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A.B. Stoddard: Outlook dims for Hillary

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No doubt Hillary ClintonHillary Rodham ClintonPoll: Clinton holds 5-point lead over Trump Poll: Voters don't trust media fact-checkers San Diego newspaper endorses Clinton MORE has started the new year “feelin’ the Bern.”

Momentum is building for Bernie SandersBernie SandersClinton's 'superpredators' comment most damaging by either candidate It's Bernie Sanders vs. Gary Johnson for millennial votes States urged to bolster election security MORE in the Democratic presidential race, while Clinton’s once formidable leads over the Vermont senator are rapidly deteriorating, less than three weeks before primary voting begins. 

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To fight back, Clinton deployed her best asset, former President Bill Clinton, to campaign for her, only for GOP front-runner Donald Trump to brand him an “abuser.” 

Then Clinton had her pregnant daughter, Chelsea, attack Sanders for wanting to dismantle virtually every existing healthcare program and strip millions of Americans of their coverage, which isn’t true. Chelsea Clinton was criticized by the media, the Sanders campaign and President Obama’s former adviser David Axelrod, who said “it’s really not an honest attack. And it’s not something that they should have sent her out to do.”

The timing couldn’t be worse. There’s yet more evidence in Clinton’s emails that classified information was mishandled while she was serving as secretary of State, and a report by Fox News states the FBI has expanded its investigation to examine possible “public corruption” resulting from the connection between her work at the Clinton Foundation and her tenure at the department. Combined, the potential legal jeopardy probably makes the prospect of losing the first two primary contests seem like much more fun.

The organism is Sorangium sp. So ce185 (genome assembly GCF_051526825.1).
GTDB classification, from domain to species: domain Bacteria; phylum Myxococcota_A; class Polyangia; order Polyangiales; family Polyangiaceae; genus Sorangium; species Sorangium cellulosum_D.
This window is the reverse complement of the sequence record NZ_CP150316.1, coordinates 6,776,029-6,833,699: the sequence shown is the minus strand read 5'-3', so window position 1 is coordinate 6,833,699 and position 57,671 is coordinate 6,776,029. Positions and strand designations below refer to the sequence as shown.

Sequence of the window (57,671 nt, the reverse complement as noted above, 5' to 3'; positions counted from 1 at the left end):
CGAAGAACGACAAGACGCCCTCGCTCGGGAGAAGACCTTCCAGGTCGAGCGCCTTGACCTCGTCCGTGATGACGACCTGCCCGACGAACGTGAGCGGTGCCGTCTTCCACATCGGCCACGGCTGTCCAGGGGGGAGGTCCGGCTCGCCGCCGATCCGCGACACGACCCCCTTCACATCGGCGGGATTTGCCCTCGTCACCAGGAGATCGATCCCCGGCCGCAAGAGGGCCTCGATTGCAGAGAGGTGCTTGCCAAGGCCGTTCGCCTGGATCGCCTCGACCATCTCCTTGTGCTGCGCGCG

Sanders currently leads comfortably in New Hampshire, which borders his home state of Vermont. Clinton campaign officials say that’s to be expected, because he is well known there. But new polls also show a sharp decline in Clinton’s national lead as well as her lead in Iowa. One poll now even has Sanders ahead in Iowa.

Last week, on the heels of another damaging email revelation — one that Bob Woodward said showed Clinton wanted to “subvert the rules” and reminded him of Watergate — Vice President Biden admitted he regrets not running (against her) “every day.” This week, he characterized Sanders as the
original champion against special interests and income inequality, telling CNN the issue was “relatively new” for Clinton, and that “Hillary’s focus has been other things up to now, and that’s been Bernie’s — no one questions Bernie’s authenticity on those issues.”

Biden “clarified” the following day that he meant Clinton’s recent focus was foreign policy, thanks to her background as secretary of State. Nonetheless, the slight was registered by both camps.

Losses in the first two contests, and what they portend for the general election, would hurt Clinton even if she wins her party’s nomination. While she can take comfort in her solid standing in South Carolina and the other Southern states that follow, where African-American voters are likely to form a firewall against a Sanders surge, it will be other Democratic voters she will need to worry about. Young voters and independents are with Sanders by substantial margins. Because primary voters tune in often just weeks or days before voting, Sanders victories in New Hampshire and Iowa could threaten Clinton’s standing down south even if black voters stuck with her.

Clinton probably finds Sanders even less likely a Democratic nominee than she thought then-Illinois Sen. Barack Obama was in 2008. She’s even using the same put-down for Sanders that she used for Obama: that “a magic wand” would be required to achieve possibly unrealistic goals. “I wish that we could elect a Democratic president who could wave a magic wand and say ‘We shall do this, and we shall do that.’ That ain’t the real world we’re living in!” she said Tuesday.

With Sanders attracting the passion of the party, and the federal government expanding a criminal investigation into her conduct, Clinton may want to shop for her own magic wand.

Stoddard is an associate editor of The Hill.